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Hoffmann, R. A wiki for the life sciences where authorship matters. Nature Genetics (2008)

A human protein containing a "cold shock" domain binds specifically to H-DNA upstream from the human gamma-globin genes.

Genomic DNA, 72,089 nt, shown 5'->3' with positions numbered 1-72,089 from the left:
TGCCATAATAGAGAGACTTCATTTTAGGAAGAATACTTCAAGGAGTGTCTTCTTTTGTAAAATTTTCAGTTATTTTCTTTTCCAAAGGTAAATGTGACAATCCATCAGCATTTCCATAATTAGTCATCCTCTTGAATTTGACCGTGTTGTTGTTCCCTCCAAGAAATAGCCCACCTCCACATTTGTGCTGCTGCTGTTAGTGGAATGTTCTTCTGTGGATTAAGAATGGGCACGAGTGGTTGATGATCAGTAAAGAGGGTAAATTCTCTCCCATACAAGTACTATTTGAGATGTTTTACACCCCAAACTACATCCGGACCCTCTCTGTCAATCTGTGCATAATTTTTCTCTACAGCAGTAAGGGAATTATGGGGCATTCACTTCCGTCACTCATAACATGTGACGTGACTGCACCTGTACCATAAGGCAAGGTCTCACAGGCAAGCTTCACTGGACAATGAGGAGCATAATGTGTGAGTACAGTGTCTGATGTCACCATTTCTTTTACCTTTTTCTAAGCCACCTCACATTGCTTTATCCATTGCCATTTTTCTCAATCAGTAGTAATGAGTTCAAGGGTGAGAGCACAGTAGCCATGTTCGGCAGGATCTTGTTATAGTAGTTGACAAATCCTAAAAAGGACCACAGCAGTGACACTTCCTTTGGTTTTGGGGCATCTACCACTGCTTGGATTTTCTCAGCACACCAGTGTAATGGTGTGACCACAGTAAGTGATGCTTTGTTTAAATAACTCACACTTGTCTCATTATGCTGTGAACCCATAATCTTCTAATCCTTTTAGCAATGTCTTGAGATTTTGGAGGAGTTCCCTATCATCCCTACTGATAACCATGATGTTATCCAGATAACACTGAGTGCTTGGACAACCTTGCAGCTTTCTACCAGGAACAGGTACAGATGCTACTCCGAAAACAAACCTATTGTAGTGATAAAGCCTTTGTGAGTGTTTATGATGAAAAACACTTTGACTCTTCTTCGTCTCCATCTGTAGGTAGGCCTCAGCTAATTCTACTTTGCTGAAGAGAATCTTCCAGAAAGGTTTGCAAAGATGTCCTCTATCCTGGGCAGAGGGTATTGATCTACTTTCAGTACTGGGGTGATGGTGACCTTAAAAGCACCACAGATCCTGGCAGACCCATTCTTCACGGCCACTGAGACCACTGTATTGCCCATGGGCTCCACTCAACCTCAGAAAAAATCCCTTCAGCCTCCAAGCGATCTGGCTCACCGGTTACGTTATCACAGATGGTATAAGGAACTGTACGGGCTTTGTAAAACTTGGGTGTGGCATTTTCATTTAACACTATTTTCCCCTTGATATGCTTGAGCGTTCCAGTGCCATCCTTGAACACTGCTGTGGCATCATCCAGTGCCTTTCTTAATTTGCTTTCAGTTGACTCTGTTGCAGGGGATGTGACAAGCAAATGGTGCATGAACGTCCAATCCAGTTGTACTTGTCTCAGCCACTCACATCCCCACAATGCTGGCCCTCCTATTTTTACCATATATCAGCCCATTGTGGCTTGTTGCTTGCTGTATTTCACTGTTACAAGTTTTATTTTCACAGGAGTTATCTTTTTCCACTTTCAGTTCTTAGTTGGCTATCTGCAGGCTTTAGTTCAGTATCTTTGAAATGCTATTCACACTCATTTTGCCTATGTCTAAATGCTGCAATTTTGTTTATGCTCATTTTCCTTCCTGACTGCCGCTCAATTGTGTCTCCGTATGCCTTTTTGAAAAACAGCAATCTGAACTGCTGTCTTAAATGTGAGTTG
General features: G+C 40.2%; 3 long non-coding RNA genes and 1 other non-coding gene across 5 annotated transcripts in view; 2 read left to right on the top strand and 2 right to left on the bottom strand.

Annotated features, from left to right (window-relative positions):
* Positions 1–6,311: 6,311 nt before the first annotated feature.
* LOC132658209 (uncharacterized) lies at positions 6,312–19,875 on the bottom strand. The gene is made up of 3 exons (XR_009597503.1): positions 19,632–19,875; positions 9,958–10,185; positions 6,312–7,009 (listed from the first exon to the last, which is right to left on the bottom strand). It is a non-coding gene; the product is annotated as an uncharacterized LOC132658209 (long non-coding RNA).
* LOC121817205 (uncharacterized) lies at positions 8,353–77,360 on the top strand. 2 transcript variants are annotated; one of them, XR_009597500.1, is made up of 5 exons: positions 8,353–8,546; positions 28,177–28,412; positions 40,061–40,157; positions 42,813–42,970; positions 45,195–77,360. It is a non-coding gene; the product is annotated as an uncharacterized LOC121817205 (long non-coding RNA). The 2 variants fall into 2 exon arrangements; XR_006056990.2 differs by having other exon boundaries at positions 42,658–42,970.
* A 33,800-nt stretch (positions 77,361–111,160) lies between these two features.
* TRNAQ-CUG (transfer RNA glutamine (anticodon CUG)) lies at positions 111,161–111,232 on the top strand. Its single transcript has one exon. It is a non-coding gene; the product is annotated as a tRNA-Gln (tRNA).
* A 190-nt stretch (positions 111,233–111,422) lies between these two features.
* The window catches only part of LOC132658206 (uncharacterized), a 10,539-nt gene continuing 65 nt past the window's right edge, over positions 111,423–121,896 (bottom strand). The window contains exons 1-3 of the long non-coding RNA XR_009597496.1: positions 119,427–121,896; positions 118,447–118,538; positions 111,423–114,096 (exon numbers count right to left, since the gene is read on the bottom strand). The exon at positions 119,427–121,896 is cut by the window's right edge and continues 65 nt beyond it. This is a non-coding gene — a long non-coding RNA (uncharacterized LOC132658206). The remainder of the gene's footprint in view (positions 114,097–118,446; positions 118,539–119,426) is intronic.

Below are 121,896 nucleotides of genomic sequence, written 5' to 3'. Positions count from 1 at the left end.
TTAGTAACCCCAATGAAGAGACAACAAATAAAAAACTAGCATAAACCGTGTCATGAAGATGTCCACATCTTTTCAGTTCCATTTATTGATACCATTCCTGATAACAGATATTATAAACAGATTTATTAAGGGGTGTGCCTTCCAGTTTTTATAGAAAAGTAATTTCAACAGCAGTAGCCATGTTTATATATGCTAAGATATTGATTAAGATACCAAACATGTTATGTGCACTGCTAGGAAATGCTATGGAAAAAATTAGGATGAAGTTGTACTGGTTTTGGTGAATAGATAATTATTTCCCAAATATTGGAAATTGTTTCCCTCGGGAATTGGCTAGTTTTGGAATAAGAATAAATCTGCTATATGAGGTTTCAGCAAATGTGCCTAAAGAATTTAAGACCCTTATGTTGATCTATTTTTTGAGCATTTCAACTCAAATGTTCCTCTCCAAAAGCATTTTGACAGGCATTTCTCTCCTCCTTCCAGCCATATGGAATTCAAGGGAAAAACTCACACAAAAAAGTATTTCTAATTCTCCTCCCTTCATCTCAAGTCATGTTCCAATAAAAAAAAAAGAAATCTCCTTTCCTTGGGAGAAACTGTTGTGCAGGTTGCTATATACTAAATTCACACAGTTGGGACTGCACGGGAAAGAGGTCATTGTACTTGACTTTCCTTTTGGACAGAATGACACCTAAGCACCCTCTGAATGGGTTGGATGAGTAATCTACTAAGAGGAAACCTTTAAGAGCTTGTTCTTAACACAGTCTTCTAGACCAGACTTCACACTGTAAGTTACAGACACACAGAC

We previously determined that a region between positions -228 and -189 upstream from the human gamma-globin genes can form an intramolecular triplex (H-DNA) in supercoiled plasmids. To identify proteins that might interact with this DNA structure, we performed expression cloning using an adult bone marrow cDNA library and the single-stranded region of the H-DNA structure as a probe. We cloned molecules very similar to two previously identified cDNAs, dbpA and dbpB. The dbpB-like protein (called BP-8 in this study) interacts specifically (KD approximately 4 nM) with two homopyrimidine "half-sites" in the single-stranded gamma-228 to -189 probe, but binds to double-stranded DNA containing the same sequence with 100-fold less affinity. We have also shown that supercoiled plasmids containing the gamma-228 to -189 region contain a high affinity binding site for BP-8 that is stabilized by factors that stabilize H-DNA; two HPFH point mutations (-202 C-->G or C-->T) that destabilize the secondary DNA structure abolish the high affinity binding site. Collectively, these data show that dbpB/BP-8 binds specifically to homopyrimidine half-sites in single-stranded DNA, and that it also binds to H-DNA structures that contain homopyrimidine tracts in the single-stranded and triple-stranded regions.[1]


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